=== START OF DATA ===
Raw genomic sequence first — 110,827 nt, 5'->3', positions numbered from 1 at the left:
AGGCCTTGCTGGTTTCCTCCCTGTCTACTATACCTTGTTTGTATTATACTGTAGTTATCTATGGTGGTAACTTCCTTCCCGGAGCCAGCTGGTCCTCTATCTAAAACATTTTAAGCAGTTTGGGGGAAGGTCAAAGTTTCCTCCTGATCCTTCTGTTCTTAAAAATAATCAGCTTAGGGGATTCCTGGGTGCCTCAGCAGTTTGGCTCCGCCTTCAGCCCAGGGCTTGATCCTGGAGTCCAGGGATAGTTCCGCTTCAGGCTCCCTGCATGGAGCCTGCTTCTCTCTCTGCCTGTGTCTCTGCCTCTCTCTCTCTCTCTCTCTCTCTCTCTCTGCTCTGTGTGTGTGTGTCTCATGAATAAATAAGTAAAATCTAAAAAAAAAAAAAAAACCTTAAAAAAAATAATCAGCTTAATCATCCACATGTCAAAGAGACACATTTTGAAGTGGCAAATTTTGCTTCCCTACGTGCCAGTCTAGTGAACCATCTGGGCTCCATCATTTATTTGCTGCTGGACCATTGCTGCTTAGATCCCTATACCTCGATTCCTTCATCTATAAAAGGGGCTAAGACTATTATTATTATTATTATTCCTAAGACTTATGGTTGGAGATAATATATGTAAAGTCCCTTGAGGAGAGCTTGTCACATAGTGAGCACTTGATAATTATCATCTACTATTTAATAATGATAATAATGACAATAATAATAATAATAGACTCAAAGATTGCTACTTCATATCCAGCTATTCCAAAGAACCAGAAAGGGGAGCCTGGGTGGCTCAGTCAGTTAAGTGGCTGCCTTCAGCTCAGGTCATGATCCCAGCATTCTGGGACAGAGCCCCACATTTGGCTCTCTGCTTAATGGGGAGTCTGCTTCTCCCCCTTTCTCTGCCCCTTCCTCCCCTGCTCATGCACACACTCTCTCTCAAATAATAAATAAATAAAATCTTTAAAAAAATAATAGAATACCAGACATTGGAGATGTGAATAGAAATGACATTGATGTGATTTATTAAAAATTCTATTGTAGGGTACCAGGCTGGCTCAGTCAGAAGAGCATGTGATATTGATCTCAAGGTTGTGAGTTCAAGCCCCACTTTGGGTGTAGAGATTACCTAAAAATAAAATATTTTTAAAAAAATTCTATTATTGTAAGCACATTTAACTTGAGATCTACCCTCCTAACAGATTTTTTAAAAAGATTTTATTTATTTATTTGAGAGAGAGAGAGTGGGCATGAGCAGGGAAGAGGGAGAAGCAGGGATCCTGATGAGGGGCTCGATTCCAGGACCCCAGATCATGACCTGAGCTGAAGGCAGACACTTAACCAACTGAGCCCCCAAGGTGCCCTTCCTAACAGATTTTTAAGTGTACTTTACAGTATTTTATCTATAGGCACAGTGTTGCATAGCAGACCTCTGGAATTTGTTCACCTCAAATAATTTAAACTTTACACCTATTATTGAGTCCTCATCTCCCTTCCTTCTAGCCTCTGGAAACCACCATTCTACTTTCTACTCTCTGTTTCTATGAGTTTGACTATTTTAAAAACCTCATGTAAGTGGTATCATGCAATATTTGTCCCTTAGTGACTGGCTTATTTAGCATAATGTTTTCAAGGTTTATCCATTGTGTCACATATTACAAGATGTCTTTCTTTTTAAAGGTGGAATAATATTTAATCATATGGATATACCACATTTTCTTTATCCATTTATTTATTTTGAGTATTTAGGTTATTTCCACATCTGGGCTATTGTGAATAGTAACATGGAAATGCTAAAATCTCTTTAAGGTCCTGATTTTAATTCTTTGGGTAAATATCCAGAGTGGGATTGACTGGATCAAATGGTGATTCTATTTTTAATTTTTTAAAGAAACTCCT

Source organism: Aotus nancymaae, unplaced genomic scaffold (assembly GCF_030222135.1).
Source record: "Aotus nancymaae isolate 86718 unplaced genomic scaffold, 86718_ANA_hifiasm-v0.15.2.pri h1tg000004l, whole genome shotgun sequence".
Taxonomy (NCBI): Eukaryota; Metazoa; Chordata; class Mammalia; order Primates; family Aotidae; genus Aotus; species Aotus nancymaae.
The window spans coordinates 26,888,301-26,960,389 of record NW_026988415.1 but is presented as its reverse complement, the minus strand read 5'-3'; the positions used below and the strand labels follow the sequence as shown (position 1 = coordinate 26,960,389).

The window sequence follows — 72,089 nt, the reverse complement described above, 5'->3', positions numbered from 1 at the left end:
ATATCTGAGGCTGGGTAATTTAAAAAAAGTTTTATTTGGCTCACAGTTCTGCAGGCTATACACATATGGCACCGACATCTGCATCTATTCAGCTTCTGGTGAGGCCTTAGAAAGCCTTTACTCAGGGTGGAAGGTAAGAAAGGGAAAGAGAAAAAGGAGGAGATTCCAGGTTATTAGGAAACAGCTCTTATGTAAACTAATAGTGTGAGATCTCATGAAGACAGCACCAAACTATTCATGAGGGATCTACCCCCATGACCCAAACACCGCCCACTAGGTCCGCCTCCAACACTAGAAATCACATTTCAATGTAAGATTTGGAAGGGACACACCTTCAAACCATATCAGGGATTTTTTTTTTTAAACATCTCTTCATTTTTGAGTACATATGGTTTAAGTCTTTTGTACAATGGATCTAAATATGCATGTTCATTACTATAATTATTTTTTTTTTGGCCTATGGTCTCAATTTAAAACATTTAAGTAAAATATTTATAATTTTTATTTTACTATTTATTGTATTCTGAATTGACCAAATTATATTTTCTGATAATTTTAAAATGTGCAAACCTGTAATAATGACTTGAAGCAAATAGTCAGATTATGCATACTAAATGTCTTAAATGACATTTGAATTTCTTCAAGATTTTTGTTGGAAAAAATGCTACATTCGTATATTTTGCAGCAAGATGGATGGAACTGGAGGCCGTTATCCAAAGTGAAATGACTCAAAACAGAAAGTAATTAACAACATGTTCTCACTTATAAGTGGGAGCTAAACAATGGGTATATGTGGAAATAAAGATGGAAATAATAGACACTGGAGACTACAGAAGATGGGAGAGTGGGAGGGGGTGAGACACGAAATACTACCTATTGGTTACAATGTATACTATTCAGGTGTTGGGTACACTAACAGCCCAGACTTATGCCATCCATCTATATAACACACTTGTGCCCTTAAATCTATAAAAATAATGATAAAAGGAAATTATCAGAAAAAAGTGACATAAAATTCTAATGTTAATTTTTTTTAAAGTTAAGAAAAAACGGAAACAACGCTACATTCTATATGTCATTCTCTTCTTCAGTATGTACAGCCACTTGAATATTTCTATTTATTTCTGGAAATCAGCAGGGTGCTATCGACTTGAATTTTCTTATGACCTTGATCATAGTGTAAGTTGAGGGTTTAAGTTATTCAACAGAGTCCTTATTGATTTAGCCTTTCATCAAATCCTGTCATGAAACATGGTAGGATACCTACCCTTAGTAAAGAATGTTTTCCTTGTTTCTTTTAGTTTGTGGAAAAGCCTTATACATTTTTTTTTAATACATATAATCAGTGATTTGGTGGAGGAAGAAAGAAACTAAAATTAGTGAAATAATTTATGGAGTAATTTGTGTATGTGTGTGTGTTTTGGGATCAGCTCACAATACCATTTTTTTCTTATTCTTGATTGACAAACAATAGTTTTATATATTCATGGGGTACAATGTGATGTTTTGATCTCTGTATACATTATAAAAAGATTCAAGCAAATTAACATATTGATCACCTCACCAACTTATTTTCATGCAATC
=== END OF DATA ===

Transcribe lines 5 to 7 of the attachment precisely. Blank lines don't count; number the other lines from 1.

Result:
Taxonomy (NCBI): Eukaryota; Metazoa; Chordata; class Mammalia; order Primates; family Aotidae; genus Aotus; species Aotus nancymaae.
The window spans coordinates 26,888,301-26,960,389 of record NW_026988415.1 but is presented as its reverse complement, the minus strand read 5'-3'; the positions used below and the strand labels follow the sequence as shown (position 1 = coordinate 26,960,389).

The window sequence follows — 72,089 nt, the reverse complement described above, 5'->3', positions numbered from 1 at the left end: